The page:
- 英文文献格式之Harvard Style细节详解
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首先，我们要明确两个写Research Proposal的目的，一是明确研究问题的必要性，二是提出研究的实用方法。Research Proposal应该包含大量的文献综述，从而为你的观点提供有说服力的证据，证明你计划的研究是有必要的。除了提供基本原理外，还需要根据专业或学术领域的要求进行研究的详细方法，并说明了预期的结果和/或从研究完成中获得的收益。
What do I want to study?
Why is the topic important?
How is it significant within the subject areas covered in my class?
What problems will it help solve?
How does it build upon[and hopefully go beyond]research already conducted on the topic?
What exactly should I plan to do,and can I get it done in the time available?
In general,a compelling research proposal should document your knowledge of the topic and demonstrate your enthusiasm for conducting the study.Approach it with the intention of leaving your readers feeling like,"Wow,that's an exciting idea and I can’t wait to see how it turns out!"
In the real world of higher education,a research proposal is most often written by scholars seeking grant funding for a research project or it's the first step in getting approval to write a doctoral dissertation.Even if this is just a course assignment,treat your introduction as the initial pitch of an idea or a thorough examination of the significance of a research problem.After reading the introduction,your readers should not only have an understanding of what you want to do,but they should also be able to gain a sense of your passion for the topic and to be excited about the study's possible outcomes.Note that most proposals do not include an abstract[summary]before the introduction.
Think about your introduction as a narrative written in two to four paragraphs that succinctly answers the following four questions:
What is the central research problem?
What is the topic of study related to that research problem?
What methods should be used to analyze the research problem?
Why is this important research,what is its significance,and why should someone reading the proposal care about the outcomes of the proposed study?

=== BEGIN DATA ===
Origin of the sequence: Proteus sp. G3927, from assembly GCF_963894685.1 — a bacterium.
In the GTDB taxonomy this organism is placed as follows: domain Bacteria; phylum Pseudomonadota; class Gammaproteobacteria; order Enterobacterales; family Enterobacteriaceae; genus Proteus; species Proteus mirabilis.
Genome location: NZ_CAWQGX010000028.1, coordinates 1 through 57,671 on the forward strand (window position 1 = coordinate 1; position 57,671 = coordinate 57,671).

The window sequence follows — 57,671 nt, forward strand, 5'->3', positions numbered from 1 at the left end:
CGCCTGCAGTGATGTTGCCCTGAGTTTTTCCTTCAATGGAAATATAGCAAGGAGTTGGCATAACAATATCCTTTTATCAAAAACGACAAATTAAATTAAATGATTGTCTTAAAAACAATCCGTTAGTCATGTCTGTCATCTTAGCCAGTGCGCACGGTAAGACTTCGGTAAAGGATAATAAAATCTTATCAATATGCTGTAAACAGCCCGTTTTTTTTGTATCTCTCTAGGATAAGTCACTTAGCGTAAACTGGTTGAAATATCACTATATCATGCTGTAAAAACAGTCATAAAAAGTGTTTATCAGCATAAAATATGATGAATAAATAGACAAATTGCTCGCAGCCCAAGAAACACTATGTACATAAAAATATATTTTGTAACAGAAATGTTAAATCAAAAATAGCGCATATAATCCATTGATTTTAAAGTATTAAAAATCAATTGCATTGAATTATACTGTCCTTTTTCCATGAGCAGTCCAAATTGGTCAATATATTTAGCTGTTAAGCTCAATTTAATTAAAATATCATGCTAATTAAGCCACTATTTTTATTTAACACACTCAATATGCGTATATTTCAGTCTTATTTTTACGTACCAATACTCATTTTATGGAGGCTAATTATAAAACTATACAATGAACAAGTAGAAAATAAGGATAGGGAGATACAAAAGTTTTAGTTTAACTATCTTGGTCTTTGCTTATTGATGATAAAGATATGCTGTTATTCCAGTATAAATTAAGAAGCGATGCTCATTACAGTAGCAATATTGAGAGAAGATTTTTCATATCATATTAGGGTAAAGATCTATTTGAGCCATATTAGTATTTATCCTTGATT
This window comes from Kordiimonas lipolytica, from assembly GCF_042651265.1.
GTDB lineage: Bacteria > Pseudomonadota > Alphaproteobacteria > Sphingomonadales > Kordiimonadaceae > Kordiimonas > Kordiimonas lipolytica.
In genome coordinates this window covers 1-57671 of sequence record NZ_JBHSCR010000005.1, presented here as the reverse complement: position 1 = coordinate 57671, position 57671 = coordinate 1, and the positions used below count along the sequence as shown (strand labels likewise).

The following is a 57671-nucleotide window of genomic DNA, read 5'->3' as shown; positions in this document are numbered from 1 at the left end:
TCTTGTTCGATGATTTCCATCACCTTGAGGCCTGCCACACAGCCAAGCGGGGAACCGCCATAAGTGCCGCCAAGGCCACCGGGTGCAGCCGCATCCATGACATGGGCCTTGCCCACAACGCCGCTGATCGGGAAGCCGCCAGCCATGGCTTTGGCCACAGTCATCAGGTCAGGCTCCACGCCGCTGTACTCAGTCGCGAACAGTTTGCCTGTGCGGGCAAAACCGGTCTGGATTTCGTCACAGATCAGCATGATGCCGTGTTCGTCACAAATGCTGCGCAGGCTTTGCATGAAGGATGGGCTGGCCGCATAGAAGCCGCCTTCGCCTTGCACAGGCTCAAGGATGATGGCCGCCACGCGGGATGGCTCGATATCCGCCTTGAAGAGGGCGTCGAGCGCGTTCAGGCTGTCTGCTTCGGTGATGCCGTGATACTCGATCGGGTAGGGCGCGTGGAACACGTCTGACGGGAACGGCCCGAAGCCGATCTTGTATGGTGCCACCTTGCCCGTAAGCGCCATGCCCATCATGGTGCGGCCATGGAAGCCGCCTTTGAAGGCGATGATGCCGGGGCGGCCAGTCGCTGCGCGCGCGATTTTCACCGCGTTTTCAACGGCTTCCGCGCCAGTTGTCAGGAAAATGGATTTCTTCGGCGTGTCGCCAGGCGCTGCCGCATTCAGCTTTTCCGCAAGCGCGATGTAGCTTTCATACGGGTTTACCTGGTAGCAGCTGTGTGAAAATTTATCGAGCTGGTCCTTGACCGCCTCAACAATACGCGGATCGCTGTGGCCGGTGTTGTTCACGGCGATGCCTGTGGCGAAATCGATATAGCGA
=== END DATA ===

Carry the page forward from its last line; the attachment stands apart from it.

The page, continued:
II.Background and Significance背景和重要性
This is where you explain the context of your proposal and describe in detail why it's important.It can be melded into your introduction or you can create a separate section to help with the organization and narrative flow of your proposal.Approach writing this section with the thought that you can’t assume your readers will know as much about the research problem as you do.Note that this section is not an essay going over everything you have learned about the topic;instead,you must choose what is most relevant in explaining the aims of your research.
To that end,while there are no prescribed rules for establishing the significance of your proposed study,you should attempt to address some or all of the following:
State the research problem and give a more detailed explanation about the purpose of the study than what you stated in the introduction.This is particularly important if the problem is complex or multifaceted.
Present the rationale of your proposed study and clearly indicate why it is worth doing;be sure to answer the"So What?question[i.e.,why should anyone care].
Describe the major issues or problems to be addressed by your research.This can be in the form of questions to be addressed.Be sure to note how your proposed study builds on previous assumptions about the research problem.
Explain the methods you plan to use for conducting your research.Clearly identify the key sources you intend to use and explain how they will contribute to your analysis of the topic.
Describe the boundaries of your proposed research in order to provide a clear focus.Where appropriate,state not only what you plan to study,but what aspects of the research problem will be excluded from the study.
If necessary,provide definitions of key concepts or terms.
Connected to the background and significance of your study is a section of your proposal devoted to a more deliberate review and synthesis of prior studies related to the research problem under investigation.The purpose here is to place your project within the larger whole of what is currently being explored,while demonstrating to your readers that your work is original and innovative.Think about what questions other researchers have asked,what methods they have used,and what is your understanding of their findings and,when stated,their recommendations.